I promised to discuss crowdfunding this week, I know, but Willa Schitz had a really good question in the comments section last week that I felt warranted a full explanation. Here's her post, the first part being a quote from last week's article-
I'll deal with Kim Ki-duk first, because a few years back he was one of the first big beneficiaries of KOFICs policy when "Pieta" won the Golden Lion at the Venice Film Festival. All of a sudden mainstream theater chains that would never touch a Kim Ki-duk film under normal circumstances saw that there was sincere demand for his movies, and accomodated screens accordingly.
Counter-intuitive though this may sound, Kim Ki-duk was not happy with this. Independent film professionals in general are upset with the way major Korean theater chains explicitly favor mainstream films from major studios when making screen allotments. Kim Ki-duk saw his box office success as implicitly selling out, and so pulled "Pieta" out of circulation to protest these practices.
Kim Ki-duk's next movie, "Moebius", was explicitly about genital mutilation and masturbation. So, um, even if it had won a major festival prize there was no way anyone was distributing it locally. "One on One" marked the beginning of what most film critics would call Kim Ki-duk's current slump. Not me, though. In my opinion Kim Ki-duk lost interest in shocking audiences when he realized that whatever weird creepy stuff he shoved into his movies would be met with near universal praise, so he started focusing more on politics and less on shock value.
In the modern film environment this stance has not earned Kim Ki-duk very many powerful friends. The corporations were irritated because they saw the "Pieta" screenings as a public service. KOFIC, by contrast, likes to trot out big name directors as major international successes, and it's become very clear that Kim Ki-duk can't be relied on in that role.
Which brings me to Hong Sang-soo. Compared to most independent Korean film directors, Hong Sang-soo actually does quite well for himself. His films have a floor of thirty thousand seats sold and a ceiling of eighty thousand. That's not terribly impressive compared to a record-holder like "My Love, Don't Cross That River", which nearly hit five million, but it's good for the independent market.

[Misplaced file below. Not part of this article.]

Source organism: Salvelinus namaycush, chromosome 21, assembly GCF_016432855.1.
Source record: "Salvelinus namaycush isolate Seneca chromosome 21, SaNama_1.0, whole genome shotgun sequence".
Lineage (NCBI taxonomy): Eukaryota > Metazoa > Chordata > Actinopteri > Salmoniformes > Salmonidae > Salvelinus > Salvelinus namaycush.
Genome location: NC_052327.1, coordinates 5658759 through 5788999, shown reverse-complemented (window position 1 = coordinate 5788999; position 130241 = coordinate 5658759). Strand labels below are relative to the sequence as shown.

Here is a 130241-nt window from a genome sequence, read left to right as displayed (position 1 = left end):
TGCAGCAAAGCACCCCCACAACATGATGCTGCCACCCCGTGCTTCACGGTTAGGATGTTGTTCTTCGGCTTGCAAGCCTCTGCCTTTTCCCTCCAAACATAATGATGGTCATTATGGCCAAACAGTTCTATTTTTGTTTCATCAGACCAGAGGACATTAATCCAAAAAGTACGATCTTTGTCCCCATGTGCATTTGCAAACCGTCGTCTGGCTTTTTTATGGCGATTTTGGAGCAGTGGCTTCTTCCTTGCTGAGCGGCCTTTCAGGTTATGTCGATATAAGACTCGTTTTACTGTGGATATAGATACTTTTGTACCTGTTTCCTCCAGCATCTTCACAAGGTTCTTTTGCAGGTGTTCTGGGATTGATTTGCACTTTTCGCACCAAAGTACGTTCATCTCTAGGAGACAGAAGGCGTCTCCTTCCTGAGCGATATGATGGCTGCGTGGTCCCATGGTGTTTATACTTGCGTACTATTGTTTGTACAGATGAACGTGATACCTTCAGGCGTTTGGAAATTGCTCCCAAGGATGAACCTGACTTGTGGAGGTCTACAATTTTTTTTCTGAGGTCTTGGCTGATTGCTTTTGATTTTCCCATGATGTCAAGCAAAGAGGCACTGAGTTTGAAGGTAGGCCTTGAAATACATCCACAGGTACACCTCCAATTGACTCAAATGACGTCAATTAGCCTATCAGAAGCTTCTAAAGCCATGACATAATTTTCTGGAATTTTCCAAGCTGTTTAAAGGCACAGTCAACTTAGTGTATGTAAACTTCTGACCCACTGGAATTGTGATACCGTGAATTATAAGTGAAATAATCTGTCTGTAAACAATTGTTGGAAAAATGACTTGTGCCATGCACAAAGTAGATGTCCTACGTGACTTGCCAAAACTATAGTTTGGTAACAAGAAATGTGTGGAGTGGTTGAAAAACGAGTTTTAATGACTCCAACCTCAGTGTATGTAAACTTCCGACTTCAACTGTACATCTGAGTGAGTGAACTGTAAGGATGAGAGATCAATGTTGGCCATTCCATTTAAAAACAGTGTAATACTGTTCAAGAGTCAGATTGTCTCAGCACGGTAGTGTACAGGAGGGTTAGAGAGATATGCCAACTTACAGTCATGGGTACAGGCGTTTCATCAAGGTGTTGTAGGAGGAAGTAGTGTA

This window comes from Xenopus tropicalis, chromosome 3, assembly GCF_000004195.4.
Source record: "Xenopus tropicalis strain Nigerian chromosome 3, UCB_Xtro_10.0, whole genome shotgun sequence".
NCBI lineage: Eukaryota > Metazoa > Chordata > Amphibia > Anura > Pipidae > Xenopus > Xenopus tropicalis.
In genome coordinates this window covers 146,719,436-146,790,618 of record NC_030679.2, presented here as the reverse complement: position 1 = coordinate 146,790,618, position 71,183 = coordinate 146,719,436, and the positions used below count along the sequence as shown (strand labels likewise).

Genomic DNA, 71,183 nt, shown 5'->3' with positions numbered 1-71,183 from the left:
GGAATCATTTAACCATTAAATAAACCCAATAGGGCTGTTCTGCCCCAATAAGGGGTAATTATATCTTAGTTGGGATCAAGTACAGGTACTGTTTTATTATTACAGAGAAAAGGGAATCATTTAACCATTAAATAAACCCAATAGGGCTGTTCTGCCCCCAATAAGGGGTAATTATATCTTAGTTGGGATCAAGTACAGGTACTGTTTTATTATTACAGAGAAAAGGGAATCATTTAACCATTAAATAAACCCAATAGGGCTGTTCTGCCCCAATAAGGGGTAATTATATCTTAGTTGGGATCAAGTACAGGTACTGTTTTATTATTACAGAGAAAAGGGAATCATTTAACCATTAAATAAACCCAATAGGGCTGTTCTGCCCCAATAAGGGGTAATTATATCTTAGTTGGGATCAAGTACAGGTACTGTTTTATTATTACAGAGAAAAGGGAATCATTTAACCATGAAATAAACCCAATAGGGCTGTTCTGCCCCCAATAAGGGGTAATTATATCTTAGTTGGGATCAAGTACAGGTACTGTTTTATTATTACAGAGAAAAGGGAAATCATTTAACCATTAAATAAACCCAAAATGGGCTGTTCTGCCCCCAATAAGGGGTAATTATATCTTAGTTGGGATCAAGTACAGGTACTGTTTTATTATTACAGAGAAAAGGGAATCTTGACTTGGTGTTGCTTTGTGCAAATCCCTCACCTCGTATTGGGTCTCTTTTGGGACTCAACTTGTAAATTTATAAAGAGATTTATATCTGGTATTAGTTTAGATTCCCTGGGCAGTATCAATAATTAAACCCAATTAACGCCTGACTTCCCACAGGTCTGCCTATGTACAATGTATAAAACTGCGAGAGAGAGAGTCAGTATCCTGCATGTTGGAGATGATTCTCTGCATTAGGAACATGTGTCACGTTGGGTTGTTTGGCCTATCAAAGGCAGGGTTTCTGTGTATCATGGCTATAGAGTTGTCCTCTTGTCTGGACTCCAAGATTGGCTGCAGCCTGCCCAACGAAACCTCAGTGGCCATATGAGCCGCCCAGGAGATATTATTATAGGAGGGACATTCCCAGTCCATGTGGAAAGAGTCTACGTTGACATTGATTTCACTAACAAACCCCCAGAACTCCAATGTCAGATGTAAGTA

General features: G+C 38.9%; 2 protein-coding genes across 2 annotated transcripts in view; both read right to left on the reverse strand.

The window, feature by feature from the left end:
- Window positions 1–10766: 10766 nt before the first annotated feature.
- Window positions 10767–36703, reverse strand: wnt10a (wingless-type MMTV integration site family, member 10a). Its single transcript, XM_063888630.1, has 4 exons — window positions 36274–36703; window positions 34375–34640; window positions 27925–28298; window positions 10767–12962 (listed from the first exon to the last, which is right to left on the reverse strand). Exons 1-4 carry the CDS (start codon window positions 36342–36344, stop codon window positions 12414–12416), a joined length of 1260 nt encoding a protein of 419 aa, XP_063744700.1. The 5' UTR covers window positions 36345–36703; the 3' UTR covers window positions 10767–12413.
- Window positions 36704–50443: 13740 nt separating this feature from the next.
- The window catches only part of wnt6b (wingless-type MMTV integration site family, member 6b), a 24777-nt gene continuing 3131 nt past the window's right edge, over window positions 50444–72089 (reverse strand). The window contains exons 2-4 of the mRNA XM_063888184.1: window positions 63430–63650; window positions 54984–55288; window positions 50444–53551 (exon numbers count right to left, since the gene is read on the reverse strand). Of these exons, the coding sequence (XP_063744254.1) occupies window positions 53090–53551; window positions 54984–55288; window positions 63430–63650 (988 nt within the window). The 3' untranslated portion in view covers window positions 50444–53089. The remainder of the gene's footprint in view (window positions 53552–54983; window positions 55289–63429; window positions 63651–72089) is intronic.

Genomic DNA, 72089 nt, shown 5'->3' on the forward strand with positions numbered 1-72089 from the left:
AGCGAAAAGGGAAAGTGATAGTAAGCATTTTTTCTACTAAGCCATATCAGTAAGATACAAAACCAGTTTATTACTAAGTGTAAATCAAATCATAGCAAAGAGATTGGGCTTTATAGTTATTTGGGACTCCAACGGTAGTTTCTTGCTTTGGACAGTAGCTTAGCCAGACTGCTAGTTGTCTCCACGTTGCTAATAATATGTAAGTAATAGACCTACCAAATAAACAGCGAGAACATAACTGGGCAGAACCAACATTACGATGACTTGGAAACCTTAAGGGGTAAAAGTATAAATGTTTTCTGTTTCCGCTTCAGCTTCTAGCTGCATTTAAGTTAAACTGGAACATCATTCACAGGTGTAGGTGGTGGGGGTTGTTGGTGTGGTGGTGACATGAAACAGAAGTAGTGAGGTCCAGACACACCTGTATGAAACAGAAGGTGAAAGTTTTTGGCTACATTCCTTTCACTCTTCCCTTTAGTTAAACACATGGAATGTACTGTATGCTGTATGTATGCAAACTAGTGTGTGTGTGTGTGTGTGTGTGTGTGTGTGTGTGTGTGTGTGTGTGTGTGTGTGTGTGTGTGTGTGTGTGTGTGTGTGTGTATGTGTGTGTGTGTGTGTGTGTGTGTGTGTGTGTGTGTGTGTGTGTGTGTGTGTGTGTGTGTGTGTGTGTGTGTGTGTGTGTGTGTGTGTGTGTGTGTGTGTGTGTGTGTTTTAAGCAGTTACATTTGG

All the same, one would expect Hong Sang-soo to do even better than that thanks to his sheer name recognition. So why doesn't he? Well...as I've mentioned before, it's because he pretty much remakes the same movie once a year with mild storytelling gimmicks. This doesn't make them bad movies by any stretch of the imagination, but at this point, if you've seen one Hong Sang-soo movie in the past several years you've pretty much seen them all. So there's no reason to shell out a ticket unless you're a Hong Sang-soo fan to begin with.
Another problem with Hong Sang-soo films is simply what they're about- pathetic middle-aged men begging women to have sex with them. That's not really the kind of thing people go to the movies to see. And the whole Kim Min-hee scandal has only made that worse. Until news of that broke I always thought Hong Sang-soo was making fun of the characters in his movies. Now I'm coming to realize to my mild horror that these were actually sincere personal emotional pleas. When you consider that plenty of people have likely watched a Hong Sang-soo film and simply made that assumption from the beginning, his inability to set the Korean box office on fire makes a lot of sense.
As for Lee Chang-dong ... the last movie he made was "Poetry" back in 2010. As far as I can tell its admissions were roughly on par with those of a Hong Sang-soo film. But you have to understand that Korean film is constantly changing, and had "Poetry" come out a few years later it might have achieved "Pieta" level popularity.
Additionally, going back that far is speculative on my part. Much of my analysis when it comes to the Korean film industry is based on firsthand observation, and I was not in the country when "Poetry" premiered in Korean theaters. Unfortunately, even in the Korean language there simply isn't that much good writing explaining these trends, for much the same reason that most English language writing about the movies can't get at the kernel of Hollywood. A focus on film theory and film personalities largely obscures the market forces which are ever so important to how film industries have always functioned.
Hope that was a satisfying answer. It does, of course, beg for more specifics as to which South Korean independent films have been succeeding lately and why. I'll address that question next week.
- Article by William Schwartz
Staff writer. Has been writing articles for HanCinema since 2012, having lived in South Korea since 2011. Started out in Gyeongju, then to Daegu, then to Ansan, then to Yeongju, then to Seoul, lived on the road for HanCinema's travel diaries series in the summer of 2016, and is currently settled in Anyang. Has good tips for utilizing South Korea's public bus system. William Schwartz can be contacted via email@example.com.
"[HanCinema's Feature] Local Popularity of Independent Korean Film (Part 1)"
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